Social work, social justice

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 Fighting for Change: Black Social Workers in Nova Scotia
New ground charted in 'Africadian' history

FIGHTING FOR CHANGE: Black Social Workers in Nova Scotia, edited by Wanda Thomas Bernard, is a fascinating hybrid: an academic book that is also a socio-political history and a guide to practice.

Like many other books by African-Canadian women from the historical black communities, it seeks to lay claim to territory, to social memory and to theory-made-earthy (that is, practical). See also Christie Cromwell Simmondsâe(TM)s excellent âe" I mean, excellent âe" memoir, The Colours of My Memories, Community Books, 2006).

Although the editor is a University of Sheffield PhD and an Order of Canada recipient (2001), her book exudes the homey learnedness of lay church histories written by Donna Byard Sealey (2001) and Pearleen Oliver (1953, 1995).

Fighting for Change opens with history sketches. In the mid-1970s, black social workers in Montreal turned to the U.S.-based Association of Black Social Workers for support and advice in dealing with racism within the Quebec social services establishment. Once they realize that African-American concepts do not easily fit Canada, the Montrealers form a separate chapter. Then, in 1979, a branch is organized in Halifax.

The early years of the Nova Scotian chapter are marked by struggle and debate, burnout and then replenishment of the membership by newly arriving black graduates of, primarily, the then Maritime School of Social Work, at Dalhousie University.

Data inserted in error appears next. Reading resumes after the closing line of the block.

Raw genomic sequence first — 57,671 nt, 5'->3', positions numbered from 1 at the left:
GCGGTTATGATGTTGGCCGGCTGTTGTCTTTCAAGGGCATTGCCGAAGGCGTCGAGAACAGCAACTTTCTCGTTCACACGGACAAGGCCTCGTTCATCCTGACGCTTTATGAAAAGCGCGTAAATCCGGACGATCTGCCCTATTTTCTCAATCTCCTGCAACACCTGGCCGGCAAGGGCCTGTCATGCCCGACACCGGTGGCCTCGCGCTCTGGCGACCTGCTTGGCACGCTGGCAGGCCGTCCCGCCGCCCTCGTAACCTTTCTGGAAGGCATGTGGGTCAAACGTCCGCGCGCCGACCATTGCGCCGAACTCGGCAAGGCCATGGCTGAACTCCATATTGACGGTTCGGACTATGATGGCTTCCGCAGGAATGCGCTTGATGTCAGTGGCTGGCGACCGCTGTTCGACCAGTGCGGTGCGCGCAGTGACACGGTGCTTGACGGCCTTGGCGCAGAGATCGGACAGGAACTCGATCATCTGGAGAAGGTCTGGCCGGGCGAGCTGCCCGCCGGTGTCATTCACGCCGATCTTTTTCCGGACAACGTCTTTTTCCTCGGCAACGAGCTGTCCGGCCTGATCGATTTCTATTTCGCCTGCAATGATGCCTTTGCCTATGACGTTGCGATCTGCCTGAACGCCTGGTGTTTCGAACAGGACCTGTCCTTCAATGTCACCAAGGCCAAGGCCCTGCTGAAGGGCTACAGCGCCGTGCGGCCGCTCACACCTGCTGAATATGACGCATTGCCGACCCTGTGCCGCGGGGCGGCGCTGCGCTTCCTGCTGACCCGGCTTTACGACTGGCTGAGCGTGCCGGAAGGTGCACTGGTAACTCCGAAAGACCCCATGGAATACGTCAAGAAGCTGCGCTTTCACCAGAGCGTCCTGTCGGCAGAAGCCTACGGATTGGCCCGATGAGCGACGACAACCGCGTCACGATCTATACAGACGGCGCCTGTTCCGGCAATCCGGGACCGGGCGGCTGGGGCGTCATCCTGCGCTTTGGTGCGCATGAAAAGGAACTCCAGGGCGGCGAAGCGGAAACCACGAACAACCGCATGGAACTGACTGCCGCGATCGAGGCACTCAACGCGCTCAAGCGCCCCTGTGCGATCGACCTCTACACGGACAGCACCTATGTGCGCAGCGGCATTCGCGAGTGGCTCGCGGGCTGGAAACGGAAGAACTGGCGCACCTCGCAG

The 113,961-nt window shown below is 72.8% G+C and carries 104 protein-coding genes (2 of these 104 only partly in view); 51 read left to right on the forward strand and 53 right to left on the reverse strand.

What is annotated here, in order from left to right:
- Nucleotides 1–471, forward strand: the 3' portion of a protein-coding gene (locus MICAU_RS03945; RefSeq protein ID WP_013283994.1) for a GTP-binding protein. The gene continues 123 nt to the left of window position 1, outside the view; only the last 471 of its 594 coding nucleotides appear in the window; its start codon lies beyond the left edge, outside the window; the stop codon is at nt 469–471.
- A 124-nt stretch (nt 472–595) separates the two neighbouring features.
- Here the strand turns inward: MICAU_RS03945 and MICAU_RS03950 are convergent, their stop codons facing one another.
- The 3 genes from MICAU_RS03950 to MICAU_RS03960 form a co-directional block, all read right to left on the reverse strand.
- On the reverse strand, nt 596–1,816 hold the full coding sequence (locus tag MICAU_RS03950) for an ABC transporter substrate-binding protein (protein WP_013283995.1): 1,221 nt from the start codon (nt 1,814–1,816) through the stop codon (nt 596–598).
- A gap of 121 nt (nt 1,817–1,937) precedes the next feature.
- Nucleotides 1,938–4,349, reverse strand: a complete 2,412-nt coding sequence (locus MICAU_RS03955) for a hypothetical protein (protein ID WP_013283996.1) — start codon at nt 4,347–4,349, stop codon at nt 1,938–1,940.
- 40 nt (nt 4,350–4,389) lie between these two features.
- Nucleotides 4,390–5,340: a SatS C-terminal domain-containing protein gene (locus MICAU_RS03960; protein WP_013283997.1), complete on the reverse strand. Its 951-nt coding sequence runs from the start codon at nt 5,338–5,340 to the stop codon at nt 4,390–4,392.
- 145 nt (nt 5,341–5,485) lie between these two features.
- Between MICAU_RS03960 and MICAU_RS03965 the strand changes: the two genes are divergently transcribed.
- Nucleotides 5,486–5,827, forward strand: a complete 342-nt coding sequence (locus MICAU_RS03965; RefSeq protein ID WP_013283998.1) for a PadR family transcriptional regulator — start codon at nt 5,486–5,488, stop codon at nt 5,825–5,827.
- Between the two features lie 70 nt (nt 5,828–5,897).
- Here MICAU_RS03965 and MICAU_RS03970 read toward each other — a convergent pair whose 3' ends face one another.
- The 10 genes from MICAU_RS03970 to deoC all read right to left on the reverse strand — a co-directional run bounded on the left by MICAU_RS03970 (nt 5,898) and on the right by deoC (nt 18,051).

It is the personal testimony of African-Nova Scotian social workers âe" all women âe" that gives this book its life. Their stories are compelling, and, at times, harrowing, treating personal experiences of adoption, abuse and racism from whites, and sexism from black men.

Some narratives are nicely punctuated by biblical language and outright biblical quotation, elements that would appear odd in any standard, "professional" text.

These asides remind us, however, that the historical, cultural basis of African-Nova Scotian (or, to use my term, Africadian) existence was rooted in Christianity, and, especially, the African Baptist Church.

Bernardâe(TM)s contributing essayists suggest, if inadvertently, that Nova Scotian African Baptist theology is âe" profoundly âe" social work, or service.

The styles of the individual testimonials vary.

Lois Fairfax teaches us that it is important to confront injustice at once: "if you second-guess yourself and attempt to address a bias at a late time, it is not effective."

Wanda Taylorâe(TM)s prose performs cadenced, living speech: "I learned more on the Bible, and I discovered that God did not want my children and me to live a life suffering at the hands of (my husband). . . .

Phyllis Marsh-Jarvis recalls a grievous childhood, wherein her black adoptive mother used her as a slave in her store. She writes of "[t]he crisp sharp suffocating fangs of tension always in the air" but also of "[t]he aroma of . . . black-eyed peas and roast chicken in spicy tomato gravy on Sunday. . . ."

The closing essays of Fighting for Change support the case for "Africentric" (black-focused) social work practices in regards to Africadians.

Most testimonials agree: it is the intervention of a black social worker (often Bernard herself) that improves a life and initiates a career âe" or both.

Fighting for Change fills a gap in our knowledge of the 1960s through 1970s development of quasi-secular, Africadian professionals, folks who fought to establish useful links between communal traditions (informal adoption plus extended-family care) and the provincial social services bureaucracy.

But there are gaps here. Little is said of the late Black United Front of Nova Scotia (BUF), whose first director, Jules Oliver, emerged from the Maritime School of Social Work. (Latterly, the BUF was an arm of the Department of Social Services; thus, most of its employees, degreed or not, did social work.)

Black male social workers are missing âe" without explanation.

Happily, (my Aunt) Joan Mendes is mentioned âe" thrice.

Strangely, class is seldom discussed. Yet, blacks were imported to Nova Scotia as cheap labour âe" and as slaves. Surely, this basic fact informs our experience of race and class marginalization.

But I applaud Bernardâe(TM)s fundamental point: education saves (our) lives.âe"George Elliott Clarke

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